Monday, July 02, 2012

A Visit to Farnum Hill Ciders (NH): Watching Art Being Made

How many superlatives can one heap on top of someone or something before the whole thing loses credibility? What is the tipping point at which one can make an absolute fool of himself? I ask these questions, because I had one of the most amazing visits yesterday to a farm, specifically an orchard. And I want to gush about it to tell you how important a discovery I made. And I want you to feel the same urgency and same euphoria I do. It’s the same as when you see an artist create a painting, or watch a dancer perform, or watch a musician create music out of thin air.

Last week, with my friend Mark Young (co-owner with his wife Lori Selden, of Mexican Radio restaurants), I visited Poverty Lane Orchards, the home of Farnum Hill Ciders. They do not have a tastingroom. This was a planned visit to interview Steven Wood and see the ciderworks.

It is hard to describe what Farnum Hill is….it is a first growth of ciders; it is to cider what Samuel Smith is to ale; it is cider making taken to a new level. It is care, and planning, and years of knowledge passed on. It is in its essence, the artistry of making cider taken to another level. It is the cider sommeliers recommend. They are the ciders other cidermakers want to be. They are the ciders other ciders makers drink….and watch. Even the major producer down the road, Woodchuck, has just released a more artisanal version, to compete with Farnum Hill. The packaging and selling point all speak of Farnum Hill’s influence over the industry in this part of the world.

Farmnum Hill is owned by Stephen M. Wood and Louisa D. Spencer.

Louisa D. Spencer (LDS) is Ma PovCorp, and has been trying to get Farnum Hill Ciders noticed since 2000 when we bravely came down the hill and started pouring and explaining real cider. Stephen M. Wood (SMW) is Pa PovCorp, a great apple grower, bug and fungus expert, cider fermenter, blender, and advocate to fellow-orchardists.

Farnum Hill is a team of people. It’s not just one person’s vision. But the person who most seems to set the tone is Steven. He works with the cider maker, sets the vision, and in his own way, wants to keep Farnum Hill true to its core (if you’ll excuse the pun). Farnum Hill truly has already exceeded the original goal of selling good ciders. They are now the finest cider maker on the entire east coast, and one of the best in the world. But when you see Steven and you see the labels and the packaging, you know that’s not Steven. That’s Louisa! And when you read the promotional materials and see and read the website, that’s Louisa. Their work, coupled with a great team, is what makes Farnum Hill.

First of all, Poverty Lane Orchards is a like a movie set. When we first arrive, it was a simple New England orchard, up and down a gravel drive, with some barns in various states, from pristine to various stages of disrepair. It’s like visiting the set from The Cider House Rules. It is a large but simple house with a series of well kept barracks for the field workers not far from it. Apple picking ladders lay in various spots. Tractor, old and new, parked right next to each other. This is a working farm with little pretense.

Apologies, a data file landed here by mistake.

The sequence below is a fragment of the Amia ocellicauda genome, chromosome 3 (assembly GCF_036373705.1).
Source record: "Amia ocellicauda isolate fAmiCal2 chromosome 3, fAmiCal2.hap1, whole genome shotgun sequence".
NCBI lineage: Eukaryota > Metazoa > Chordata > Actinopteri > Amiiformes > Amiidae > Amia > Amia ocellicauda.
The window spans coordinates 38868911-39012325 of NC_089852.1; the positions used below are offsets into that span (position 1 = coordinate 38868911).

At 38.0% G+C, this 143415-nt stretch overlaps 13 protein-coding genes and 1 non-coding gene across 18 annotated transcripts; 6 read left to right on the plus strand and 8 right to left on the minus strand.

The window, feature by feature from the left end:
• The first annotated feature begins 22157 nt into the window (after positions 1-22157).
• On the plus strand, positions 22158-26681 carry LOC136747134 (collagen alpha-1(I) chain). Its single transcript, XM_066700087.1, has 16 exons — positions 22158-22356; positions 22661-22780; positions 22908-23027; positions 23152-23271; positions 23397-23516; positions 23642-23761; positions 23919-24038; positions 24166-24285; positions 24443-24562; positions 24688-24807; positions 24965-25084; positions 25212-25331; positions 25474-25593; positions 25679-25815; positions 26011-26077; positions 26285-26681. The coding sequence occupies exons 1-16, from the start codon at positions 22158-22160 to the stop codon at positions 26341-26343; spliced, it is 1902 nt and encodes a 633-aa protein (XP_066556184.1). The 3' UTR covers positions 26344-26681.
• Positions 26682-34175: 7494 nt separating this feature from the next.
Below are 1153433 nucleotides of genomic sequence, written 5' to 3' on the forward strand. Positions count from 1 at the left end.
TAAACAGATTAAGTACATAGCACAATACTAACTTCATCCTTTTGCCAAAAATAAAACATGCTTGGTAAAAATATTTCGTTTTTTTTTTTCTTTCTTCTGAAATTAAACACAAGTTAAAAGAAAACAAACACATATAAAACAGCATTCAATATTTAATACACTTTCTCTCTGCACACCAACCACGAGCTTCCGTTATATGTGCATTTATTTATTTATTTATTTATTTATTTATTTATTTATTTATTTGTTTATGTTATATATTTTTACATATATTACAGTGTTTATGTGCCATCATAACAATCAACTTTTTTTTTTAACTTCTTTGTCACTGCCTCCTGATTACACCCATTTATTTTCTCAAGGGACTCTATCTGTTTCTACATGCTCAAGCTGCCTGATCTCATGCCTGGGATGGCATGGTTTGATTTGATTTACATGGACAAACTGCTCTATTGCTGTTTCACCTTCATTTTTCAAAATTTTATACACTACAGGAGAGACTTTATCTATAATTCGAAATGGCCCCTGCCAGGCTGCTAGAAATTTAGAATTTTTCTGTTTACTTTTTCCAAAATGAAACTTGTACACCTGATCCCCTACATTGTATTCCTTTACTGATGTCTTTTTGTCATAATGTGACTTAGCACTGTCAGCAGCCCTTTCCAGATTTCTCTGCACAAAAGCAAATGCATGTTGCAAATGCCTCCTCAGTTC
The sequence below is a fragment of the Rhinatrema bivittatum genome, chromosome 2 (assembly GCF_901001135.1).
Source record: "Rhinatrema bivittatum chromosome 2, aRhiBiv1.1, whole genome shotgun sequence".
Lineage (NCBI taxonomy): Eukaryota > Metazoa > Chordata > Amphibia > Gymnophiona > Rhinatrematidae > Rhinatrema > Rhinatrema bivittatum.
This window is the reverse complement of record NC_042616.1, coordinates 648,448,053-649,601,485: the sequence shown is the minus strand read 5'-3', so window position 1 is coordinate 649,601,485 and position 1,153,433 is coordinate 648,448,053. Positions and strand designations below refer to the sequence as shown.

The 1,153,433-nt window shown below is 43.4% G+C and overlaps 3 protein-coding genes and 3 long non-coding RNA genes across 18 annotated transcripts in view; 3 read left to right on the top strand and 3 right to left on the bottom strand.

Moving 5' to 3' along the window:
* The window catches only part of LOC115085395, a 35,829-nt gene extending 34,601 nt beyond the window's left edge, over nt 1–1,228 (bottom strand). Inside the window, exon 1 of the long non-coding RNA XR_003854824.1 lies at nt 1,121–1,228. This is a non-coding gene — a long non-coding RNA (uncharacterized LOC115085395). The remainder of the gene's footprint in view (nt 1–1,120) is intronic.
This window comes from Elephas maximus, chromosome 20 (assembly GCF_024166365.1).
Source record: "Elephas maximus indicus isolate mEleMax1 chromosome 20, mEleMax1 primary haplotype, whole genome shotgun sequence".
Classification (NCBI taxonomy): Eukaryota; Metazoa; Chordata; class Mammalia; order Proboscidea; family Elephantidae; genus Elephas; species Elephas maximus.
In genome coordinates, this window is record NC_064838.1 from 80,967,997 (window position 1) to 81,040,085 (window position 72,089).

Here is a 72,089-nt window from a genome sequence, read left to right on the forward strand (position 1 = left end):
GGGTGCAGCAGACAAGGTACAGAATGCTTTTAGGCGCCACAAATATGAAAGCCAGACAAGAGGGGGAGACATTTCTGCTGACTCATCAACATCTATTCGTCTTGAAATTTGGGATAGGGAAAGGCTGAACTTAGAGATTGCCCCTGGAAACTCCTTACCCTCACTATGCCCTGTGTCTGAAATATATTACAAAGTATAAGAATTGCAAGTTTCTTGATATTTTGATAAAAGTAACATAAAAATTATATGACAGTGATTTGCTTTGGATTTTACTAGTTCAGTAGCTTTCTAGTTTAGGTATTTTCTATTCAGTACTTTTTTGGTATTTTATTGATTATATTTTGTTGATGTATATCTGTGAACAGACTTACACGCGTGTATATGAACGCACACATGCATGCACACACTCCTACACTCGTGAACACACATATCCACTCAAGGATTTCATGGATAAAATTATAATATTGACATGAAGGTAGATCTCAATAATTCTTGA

They are at their heart, and good old fashioned apple farm. They sell apples to stores, run a farm store, and make money off of growing apples. Farnum Hill is the cider works, and only one component of this solid, successful operating farm.
We were escorted by Brenda Bailey (there since the 1970s, runs the office, the retail stand, the raspberry field, monitors cider-cyber-space) down to a grey-ish barn, with some years on it. This apparently was the ciderworks. Inside, we found the workers in the middle of their busy day.

There we met Nicole LeGrand Leibon. Leibon was one of the first hired full-time at Farnum Hill/Poverty Lane here to specialize in cidermaking. Her extraordinary nose, palate, and imagination moved their ciders a long way in good directions. Two children later she has cut back her cider-room hours, but the Nicole Effect is as strong as ever.

We found Nicole dressed in a t-shirt, pair of pants, and flip flops (which she later traded in for a pair of work boots), hosing down the floors of the ciderworks, and fussing with her barrels. Those barrels, right there, are some of the things that separate Farnum Hill from most of their “competition.” I write it like that because with the style of cider they make, there’s actually little competition.

More like a winery than a ciderworks, Farnum Hill has as large a barrel room as a 7,500 case winery. 60 gallon barrels stacked five and six high, in an air-conditioned old apple room. The barrels, just like in a winery, are written on with chalk. But instead of Chardonnay, or Merlot, or Pinot noir, were written in shorthand, the names of cider apples….Wick (for Wickson), Dab (for Dabinett), or Spitz (for Esopus Spitzenburg), and on and on.

The oak barrels by this time are oft used and remain largely neutral, but obviously, the oak rounds out the ciders for their finest ciders. Nicole moves among the barrels the way a farmer moves among her livestock, with care, affection, precision, and demand. She will tell you straight out she doesn’t like this barrel or that. Or that this one is her crown jewel. Or that this one is the best, though it might not be her personal favorite. Though she talked in apples instead of grapes, there was no question, while the terminology and fruits had been interchanged, she talked just like a winemaker. She had a far better nose than I did, and an incredible working knowledge of her material. She was in love with it. You could see her enthusiasm for what she was doing, and the care with which she tasted the ciders, and rinsed out her glass. The way she replaced her bungs, or climbed the barrels. In short, she was amazing.